The final act saves the film.
The House with a Clock in Its Walls is possessed of a sprightly, featherweight tone that can only be described as Spielberg-extra-lite. It features familiar Amblin iconography like warm suburban photography (by Rogier Stoffers), a wide-eyed moppet protagonist, a lot of kid-friendly humor, and the type in-depth exploration of a secret world of magic that is so well-worn that it’s lost all its tread.
The House with a Clock in Its Walls is missing a lot of vital charm and genuine wonderment that its genre so thirstily requires and is so rarely rewarded with. It’s not until the film’s final act – when puppet automatons spring to life, jack-o’-lanterns attack, and zombies begin stalking the halls – that it really begins to breathe and excite. Perhaps this approach should come as no surprise, as the film was directed by Eli Roth, the gore-hungry auteur behind The Green Inferno and the Hostel movies. Even when working on a PG-rated film for young audiences, Roth is more interested in the scary bits.
Based on the 1973 Young Adult fantasy novel written by John Bellairs and illustrated by Edward Gorey, The House with the Clock in Its Walls takes place in 1955 in New Zebedee, MI. Our story’s young goggle-wearing and linguaphile hero Lewis (Owen Vaccaro), recently orphaned by a car crash, is to move in with his eccentric uncle Jonathan Barnavelt (Jack Black) a one-time stage magician and local kook who lives in the neighborhood “haunted mansion” the wonderfully designed eponymous edifice that looks a lot like, well, Disneyland’s Haunted Mansion, and that holds a dark secret left behind by the possibly-dead and definitely evil Isaac Izard (Kyle MacLachlan). Almost immediately, Barnavelt reveals himself to be an actual warlock, and it won’t take more than a single plea for Lewis to begin his lessons in the dark arts. Adding a much-needed shot of adult gravitas to the proceedings is Florence Zimmermann (Cate Blanchett, the film’s MVP) a once-talented European witch who has lost her will to cast.
As long-time students of the Amblin milieu, modern audiences – adults and kids alike – will likely feel something is missing from The House with a Clock in Its Walls, and it won’t take long to recognize that we’re running low on bedazzlement. Rather than slowly discovering the world of magic and warlocks and enormous houses full of taxidermied animals and spooky automatons, the audience is marched through the introductory paces with something of a perfunctory glance. Lewis, while given a few superficial interests and vague personality traits, never quite emerges as the true weirdo the film declares him to be.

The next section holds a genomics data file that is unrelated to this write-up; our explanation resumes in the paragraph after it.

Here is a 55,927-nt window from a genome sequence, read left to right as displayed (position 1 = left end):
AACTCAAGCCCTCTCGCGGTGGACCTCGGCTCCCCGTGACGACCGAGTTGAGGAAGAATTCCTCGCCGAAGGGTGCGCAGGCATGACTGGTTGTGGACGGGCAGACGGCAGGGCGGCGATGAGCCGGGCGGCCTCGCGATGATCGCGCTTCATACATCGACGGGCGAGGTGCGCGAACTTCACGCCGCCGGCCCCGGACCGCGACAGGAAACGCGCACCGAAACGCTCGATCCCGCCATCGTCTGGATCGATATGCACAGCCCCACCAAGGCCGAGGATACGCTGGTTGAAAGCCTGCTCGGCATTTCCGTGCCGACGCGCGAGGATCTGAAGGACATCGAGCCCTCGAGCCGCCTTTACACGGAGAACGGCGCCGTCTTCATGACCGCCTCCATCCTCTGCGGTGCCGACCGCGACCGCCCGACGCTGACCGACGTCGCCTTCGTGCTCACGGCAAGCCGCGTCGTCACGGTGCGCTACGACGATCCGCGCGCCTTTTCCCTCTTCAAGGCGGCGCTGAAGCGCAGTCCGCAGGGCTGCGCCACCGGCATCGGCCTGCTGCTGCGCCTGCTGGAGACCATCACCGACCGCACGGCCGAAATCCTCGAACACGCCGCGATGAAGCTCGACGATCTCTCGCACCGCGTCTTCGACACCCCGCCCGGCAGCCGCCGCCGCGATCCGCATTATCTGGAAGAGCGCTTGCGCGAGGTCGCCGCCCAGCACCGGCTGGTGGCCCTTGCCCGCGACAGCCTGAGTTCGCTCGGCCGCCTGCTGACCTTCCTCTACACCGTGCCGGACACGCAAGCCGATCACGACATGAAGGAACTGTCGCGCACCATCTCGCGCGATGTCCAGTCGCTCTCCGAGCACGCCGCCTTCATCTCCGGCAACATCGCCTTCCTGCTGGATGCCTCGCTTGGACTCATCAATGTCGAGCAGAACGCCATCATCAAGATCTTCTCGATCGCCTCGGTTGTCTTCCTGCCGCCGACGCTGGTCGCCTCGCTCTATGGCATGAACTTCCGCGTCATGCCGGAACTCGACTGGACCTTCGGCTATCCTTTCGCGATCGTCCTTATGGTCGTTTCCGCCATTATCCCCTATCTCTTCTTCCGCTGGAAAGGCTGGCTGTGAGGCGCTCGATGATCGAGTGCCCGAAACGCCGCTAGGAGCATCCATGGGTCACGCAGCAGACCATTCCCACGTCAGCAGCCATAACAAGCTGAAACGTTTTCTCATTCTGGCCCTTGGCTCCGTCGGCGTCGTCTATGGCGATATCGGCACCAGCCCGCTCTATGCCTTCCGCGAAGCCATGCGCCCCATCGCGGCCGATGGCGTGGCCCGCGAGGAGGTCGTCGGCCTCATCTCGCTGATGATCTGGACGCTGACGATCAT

What’s more, any further bedazzlement is kept frustratingly at bay by Jack Black’s broad and silly performance. Black, ordinarily very funny, is miscast here. He performs Barnavelt as a borderline farcical character, all too ready to make griffin poop jokes and mug wildly. His performance gives the whole of The House with a Clock in Its Walls a wonky comedic tone that is certainly mismatched with its darker, spookier elements. Blanchett, conversely and mercifully, figured out how to balance a broad character with genuine emotion. Her smiles and jibes feel lived in and authentic. To be fair, Florence has a richer backstory: In 1955, A European woman named Zimmermann would likely have lived through something terrible. Indeed, it will eventually be revealed that several of the characters have been marked by wartime trauma, lending the film a needed teaspoon of thematic oomph.
Only when The House with a Clock in Its Walls finally breaks open the terror piñata and begins hurling numerous frightening set pieces at the audience (the attacking jack-o’-lanterns are a highlight), does it begin to become lively, and even a little bit scary (in that PG-rated sort of way). Little kids love to be scared, I think (I definitely did when I was a lad), and The House with a Clock in Its Walls will provide them with a healthy helping of fascinating nightmare images for them to ruminate on during their waking hours. Beware the seven-foot Devil puppet.
It’s a pity Roth wasn’t able to handle his characters as deftly as he did his horror. Roth’s characters have typically been portrayed as screaming piles of meat meant to be rent, tortured, and eaten alive. His films are viscerally compelling/repellent, but often ring hollow or nihilistic from a character standpoint. For a PG-rated kid film, he had to change gears not just in terms of content, but in terms of candor. He achieves more than one might assume possible in such an outing as this, but Roth, it seems, needs at least one more film to nail light, casual humanity. Until then, we have a nice spook flick to keep us satisfied through the Halloween season.